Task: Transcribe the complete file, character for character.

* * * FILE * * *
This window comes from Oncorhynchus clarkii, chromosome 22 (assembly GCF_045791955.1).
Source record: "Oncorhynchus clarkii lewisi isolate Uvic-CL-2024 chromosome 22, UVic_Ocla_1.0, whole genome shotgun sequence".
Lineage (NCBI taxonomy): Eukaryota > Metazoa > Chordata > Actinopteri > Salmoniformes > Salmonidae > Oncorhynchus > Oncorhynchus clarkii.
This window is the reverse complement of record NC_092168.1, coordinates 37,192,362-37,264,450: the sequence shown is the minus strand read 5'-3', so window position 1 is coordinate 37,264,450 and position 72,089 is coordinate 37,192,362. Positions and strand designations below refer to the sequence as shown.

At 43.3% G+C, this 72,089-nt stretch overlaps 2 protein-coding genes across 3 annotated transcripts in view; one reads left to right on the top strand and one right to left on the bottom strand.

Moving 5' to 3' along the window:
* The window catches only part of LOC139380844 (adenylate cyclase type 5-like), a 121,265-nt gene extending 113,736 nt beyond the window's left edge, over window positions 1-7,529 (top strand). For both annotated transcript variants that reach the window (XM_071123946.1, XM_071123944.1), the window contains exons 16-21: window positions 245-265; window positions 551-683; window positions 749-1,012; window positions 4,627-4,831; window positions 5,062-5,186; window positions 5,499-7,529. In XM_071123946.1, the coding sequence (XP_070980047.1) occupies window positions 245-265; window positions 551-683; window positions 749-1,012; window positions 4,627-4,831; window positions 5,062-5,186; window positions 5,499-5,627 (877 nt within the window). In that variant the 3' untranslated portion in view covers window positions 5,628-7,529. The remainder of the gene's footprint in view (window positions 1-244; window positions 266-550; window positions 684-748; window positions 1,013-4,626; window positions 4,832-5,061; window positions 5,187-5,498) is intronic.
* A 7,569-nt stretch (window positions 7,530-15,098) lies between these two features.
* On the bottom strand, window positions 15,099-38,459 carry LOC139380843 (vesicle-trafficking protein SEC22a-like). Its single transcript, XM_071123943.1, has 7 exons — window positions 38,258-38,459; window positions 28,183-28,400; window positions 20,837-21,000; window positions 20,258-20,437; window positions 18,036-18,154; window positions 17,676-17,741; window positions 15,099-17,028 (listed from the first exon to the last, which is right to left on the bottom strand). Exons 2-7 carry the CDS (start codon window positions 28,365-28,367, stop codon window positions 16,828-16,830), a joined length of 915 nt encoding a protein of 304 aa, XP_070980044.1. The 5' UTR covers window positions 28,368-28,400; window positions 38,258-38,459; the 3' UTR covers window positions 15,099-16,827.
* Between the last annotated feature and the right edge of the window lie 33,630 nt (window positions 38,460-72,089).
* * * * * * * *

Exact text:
This window comes from Oncorhynchus clarkii, chromosome 22 (assembly GCF_045791955.1).
Source record: "Oncorhynchus clarkii lewisi isolate Uvic-CL-2024 chromosome 22, UVic_Ocla_1.0, whole genome shotgun sequence".
Lineage (NCBI taxonomy): Eukaryota > Metazoa > Chordata > Actinopteri > Salmoniformes > Salmonidae > Oncorhynchus > Oncorhynchus clarkii.
This window is the reverse complement of record NC_092168.1, coordinates 37,192,362-37,264,450: the sequence shown is the minus strand read 5'-3', so window position 1 is coordinate 37,264,450 and position 72,089 is coordinate 37,192,362. Positions and strand designations below refer to the sequence as shown.

At 43.3% G+C, this 72,089-nt stretch overlaps 2 protein-coding genes across 3 annotated transcripts in view; one reads left to right on the top strand and one right to left on the bottom strand.

Moving 5' to 3' along the window:
* The window catches only part of LOC139380844 (adenylate cyclase type 5-like), a 121,265-nt gene extending 113,736 nt beyond the window's left edge, over window positions 1-7,529 (top strand). For both annotated transcript variants that reach the window (XM_071123946.1, XM_071123944.1), the window contains exons 16-21: window positions 245-265; window positions 551-683; window positions 749-1,012; window positions 4,627-4,831; window positions 5,062-5,186; window positions 5,499-7,529. In XM_071123946.1, the coding sequence (XP_070980047.1) occupies window positions 245-265; window positions 551-683; window positions 749-1,012; window positions 4,627-4,831; window positions 5,062-5,186; window positions 5,499-5,627 (877 nt within the window). In that variant the 3' untranslated portion in view covers window positions 5,628-7,529. The remainder of the gene's footprint in view (window positions 1-244; window positions 266-550; window positions 684-748; window positions 1,013-4,626; window positions 4,832-5,061; window positions 5,187-5,498) is intronic.
* A 7,569-nt stretch (window positions 7,530-15,098) lies between these two features.
* On the bottom strand, window positions 15,099-38,459 carry LOC139380843 (vesicle-trafficking protein SEC22a-like). Its single transcript, XM_071123943.1, has 7 exons — window positions 38,258-38,459; window positions 28,183-28,400; window positions 20,837-21,000; window positions 20,258-20,437; window positions 18,036-18,154; window positions 17,676-17,741; window positions 15,099-17,028 (listed from the first exon to the last, which is right to left on the bottom strand). Exons 2-7 carry the CDS (start codon window positions 28,365-28,367, stop codon window positions 16,828-16,830), a joined length of 915 nt encoding a protein of 304 aa, XP_070980044.1. The 5' UTR covers window positions 28,368-28,400; window positions 38,258-38,459; the 3' UTR covers window positions 15,099-16,827.
* Between the last annotated feature and the right edge of the window lie 33,630 nt (window positions 38,460-72,089).